Introduction: Leptospirosis can cause a variety of problems including red blood cell destruction, kidney disease, and abortions. Because this organism thrives in wet environments, infections usually occur when animals have access to marshy areas, ponds, streams, and stagnant surface water. Leptospirosis also causes widespread abortion outbreaks, resulting in poor conception rates and loss of profit. These abortions usually occur during the second half of gestation. In general, these infections are considered only a small problem in isolated flocks and herds.

Causative Agent: Leptospirosis is caused by spiral-shaped bacteria known as spirochetes. There are many strains of Leptospira, and most sheep and goat cases are caused by Leptospira pomona, L. icterohaemorrhagiae, and L. grippotyphosa.

Clinical Signs: Clinical signs vary depending on factors such as age and health of the animal, environmental conditions, and which strain (serovar) of leptospirosis is involved. Generally, the signs in lambs/kids include fever, not eating (anorexia), difficulty breathing (dyspnea), and exhaustion. The above signs, along with a yellow discoloration to the gums and white of the eye (icterus), blood breakdown products in the urine (hemoglobinuria), and abortions are also common in adult animals.

Disease Transmission: Leptospirosis is carried to a susceptible animal by contaminated water, rodents, wildlife, and domesticated animals. Infections occur when the organism contacts the mucosal surfaces (mouth, eyes, nasal passages, etc.) or an injured area on the skin of a susceptible animal. Once an animal is infected, it sheds the bacteria in the urine, semen, vaginal secretions, or in the placenta and fetal tissues. Because of this, care should be taken when handling any urine, tissue, semen, or discharge from a leptospirosis suspect.

Leptospirosis is a very hardy organism and can survive in the environment for long periods of time, providing freezing temperatures do not occur.

Diagnosis: The most common way of knowing whether leptospirosis is the cause of disease is to run a test called serology. This test requires that blood samples be taken on two different occasions, 14-21 days apart, from the suspect animal or from animals of various age groups in the flock or herd. Leptospirosis is difficult to identify in tissue or body fluid samples and difficult to grow in a culture setting. Because of this, leptospirosis is often diagnosed by excluding other diseases that cause widespread problems in a flock or herd. A chilled, aborted fetus can be sent in to a laboratory for necropsy. Kidney, lung, and body fluids can then be examined for leptospirosis. See page D135 for more information on serology.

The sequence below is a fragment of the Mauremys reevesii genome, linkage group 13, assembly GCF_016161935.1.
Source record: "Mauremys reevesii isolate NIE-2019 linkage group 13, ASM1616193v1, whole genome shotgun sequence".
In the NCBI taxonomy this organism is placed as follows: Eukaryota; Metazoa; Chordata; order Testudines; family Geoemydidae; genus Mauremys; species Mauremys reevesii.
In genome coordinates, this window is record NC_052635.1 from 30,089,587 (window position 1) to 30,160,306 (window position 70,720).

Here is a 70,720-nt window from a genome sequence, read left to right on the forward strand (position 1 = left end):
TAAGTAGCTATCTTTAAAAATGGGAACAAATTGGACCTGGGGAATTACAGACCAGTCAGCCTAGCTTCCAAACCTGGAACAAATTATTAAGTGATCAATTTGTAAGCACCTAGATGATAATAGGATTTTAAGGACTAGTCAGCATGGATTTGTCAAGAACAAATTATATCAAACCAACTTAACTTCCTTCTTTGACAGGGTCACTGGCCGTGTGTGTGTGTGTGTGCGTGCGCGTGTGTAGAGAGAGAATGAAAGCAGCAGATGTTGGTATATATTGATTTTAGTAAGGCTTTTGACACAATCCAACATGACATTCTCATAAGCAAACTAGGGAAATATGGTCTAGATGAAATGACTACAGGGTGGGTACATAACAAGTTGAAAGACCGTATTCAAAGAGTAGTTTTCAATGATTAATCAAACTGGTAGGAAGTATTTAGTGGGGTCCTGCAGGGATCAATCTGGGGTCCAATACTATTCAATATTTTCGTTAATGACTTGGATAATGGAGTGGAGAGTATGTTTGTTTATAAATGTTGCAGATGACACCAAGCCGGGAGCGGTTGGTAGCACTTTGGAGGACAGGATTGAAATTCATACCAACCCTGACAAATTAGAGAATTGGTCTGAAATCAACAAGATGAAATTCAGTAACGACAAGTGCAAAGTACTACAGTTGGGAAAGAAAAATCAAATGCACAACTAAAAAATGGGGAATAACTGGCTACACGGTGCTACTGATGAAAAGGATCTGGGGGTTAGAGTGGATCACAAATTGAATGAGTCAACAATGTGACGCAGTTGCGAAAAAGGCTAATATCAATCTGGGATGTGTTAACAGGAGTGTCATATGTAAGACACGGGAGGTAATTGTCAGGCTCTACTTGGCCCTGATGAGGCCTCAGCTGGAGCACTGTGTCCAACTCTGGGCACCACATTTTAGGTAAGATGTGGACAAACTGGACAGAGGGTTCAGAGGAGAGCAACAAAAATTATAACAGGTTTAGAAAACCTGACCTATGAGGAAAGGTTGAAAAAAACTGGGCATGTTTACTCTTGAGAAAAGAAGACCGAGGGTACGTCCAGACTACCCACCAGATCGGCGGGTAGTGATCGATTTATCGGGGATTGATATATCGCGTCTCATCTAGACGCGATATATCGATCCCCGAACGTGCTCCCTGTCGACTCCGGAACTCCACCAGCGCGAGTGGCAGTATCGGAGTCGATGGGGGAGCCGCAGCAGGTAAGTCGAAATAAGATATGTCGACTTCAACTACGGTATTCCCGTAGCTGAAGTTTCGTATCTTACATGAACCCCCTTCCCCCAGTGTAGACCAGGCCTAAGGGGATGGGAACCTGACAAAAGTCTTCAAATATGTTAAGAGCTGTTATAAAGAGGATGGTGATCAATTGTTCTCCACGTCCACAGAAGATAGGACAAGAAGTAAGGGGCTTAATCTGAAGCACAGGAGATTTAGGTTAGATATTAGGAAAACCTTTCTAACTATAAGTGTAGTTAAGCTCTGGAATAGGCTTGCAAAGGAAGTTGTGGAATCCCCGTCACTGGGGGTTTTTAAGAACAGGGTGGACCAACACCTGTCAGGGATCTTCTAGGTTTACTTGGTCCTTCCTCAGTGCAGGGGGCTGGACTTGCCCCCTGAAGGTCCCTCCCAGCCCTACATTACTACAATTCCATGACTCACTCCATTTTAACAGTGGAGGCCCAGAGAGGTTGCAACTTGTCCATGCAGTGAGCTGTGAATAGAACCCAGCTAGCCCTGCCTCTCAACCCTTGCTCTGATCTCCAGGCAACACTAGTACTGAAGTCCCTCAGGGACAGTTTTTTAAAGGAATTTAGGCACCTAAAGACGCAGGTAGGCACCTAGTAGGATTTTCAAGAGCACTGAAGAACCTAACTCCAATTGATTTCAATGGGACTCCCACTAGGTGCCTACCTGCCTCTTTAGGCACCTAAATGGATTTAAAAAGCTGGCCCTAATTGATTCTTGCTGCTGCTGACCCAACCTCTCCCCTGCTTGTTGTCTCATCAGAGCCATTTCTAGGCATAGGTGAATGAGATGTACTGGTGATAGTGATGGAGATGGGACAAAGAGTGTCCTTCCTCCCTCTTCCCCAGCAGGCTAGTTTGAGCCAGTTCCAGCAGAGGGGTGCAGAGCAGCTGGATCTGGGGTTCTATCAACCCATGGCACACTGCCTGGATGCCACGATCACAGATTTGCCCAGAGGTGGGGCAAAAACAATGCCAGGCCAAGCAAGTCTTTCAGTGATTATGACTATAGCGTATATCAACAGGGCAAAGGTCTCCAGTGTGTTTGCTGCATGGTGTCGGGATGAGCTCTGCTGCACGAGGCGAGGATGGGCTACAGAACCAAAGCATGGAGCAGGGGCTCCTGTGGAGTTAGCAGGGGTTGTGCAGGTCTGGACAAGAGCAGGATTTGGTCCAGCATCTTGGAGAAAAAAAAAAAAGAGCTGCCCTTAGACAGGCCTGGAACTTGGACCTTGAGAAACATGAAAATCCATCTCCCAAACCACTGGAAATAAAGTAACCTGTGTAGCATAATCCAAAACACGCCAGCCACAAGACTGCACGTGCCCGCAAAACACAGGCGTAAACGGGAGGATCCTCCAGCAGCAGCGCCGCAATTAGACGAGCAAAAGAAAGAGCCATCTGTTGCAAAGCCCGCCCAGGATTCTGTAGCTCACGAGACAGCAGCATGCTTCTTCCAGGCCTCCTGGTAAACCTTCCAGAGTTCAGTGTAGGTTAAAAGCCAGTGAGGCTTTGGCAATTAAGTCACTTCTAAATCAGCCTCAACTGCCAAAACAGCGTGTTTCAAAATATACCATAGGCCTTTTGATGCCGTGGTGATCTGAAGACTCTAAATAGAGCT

Treatment: It has been shown that certain antibiotics (oxytetracyclines and penicillin) are successful at treating the disease if given in the early stages of infection. If leptospirosis is diagnosed early in pregnant animals, abortions can be limited by vaccinating the entire flock or herd and administering antibiotics.

Prevention: For most sheep and goat flocks or herds, prevention involves good management practices. Fencing potentially contaminated streams and ponds, controlling rodent populations, and making certain that the animals are separated from pigs or wildlife are some of the methods used to reduce disease transmission. When purchasing replacement animals from an outside source, select animals that come from flocks/herds that have tested negative for leptospirosis. Before being added to the flock/herd, all replacement animals should be isolated for at least 21-30 days.

Vaccination against leptospirosis for goats and sheep is also an option; however, the decision to vaccinate should be based on the actual need in a particular flock or herd. Because leptospirosis is not a universal problem in sheep and goats, many animals would not require routine vaccination.

If it is decided that vaccination is warranted, vaccines should be given every year to all animals over 3 months of age. Lambs and kids less than 3 months of age should be protected if they are consuming colostrum from a vaccinated dam. Breeding animals should be vaccinated about 3 weeks prior to being bred. To be completely protective, most vaccines must be given every 6 months. Vaccinations are not 100 percent effective in all cases, so it is essential to implement good management practices in addition to vaccination.

Public Health Concerns: Leptospirosis is a "zoonotic" disease, meaning that people can become infected. Caution should be used around any animal suspected of having leptospirosis. Contaminated urine is highly infectious for people and susceptible animals, especially when this urine contacts mucous membrane surfaces or abrasions and cuts. Latex gloves should be worn when handling infected animals or their urine. Protective goggles and masks should be worn when hosing contaminated areas.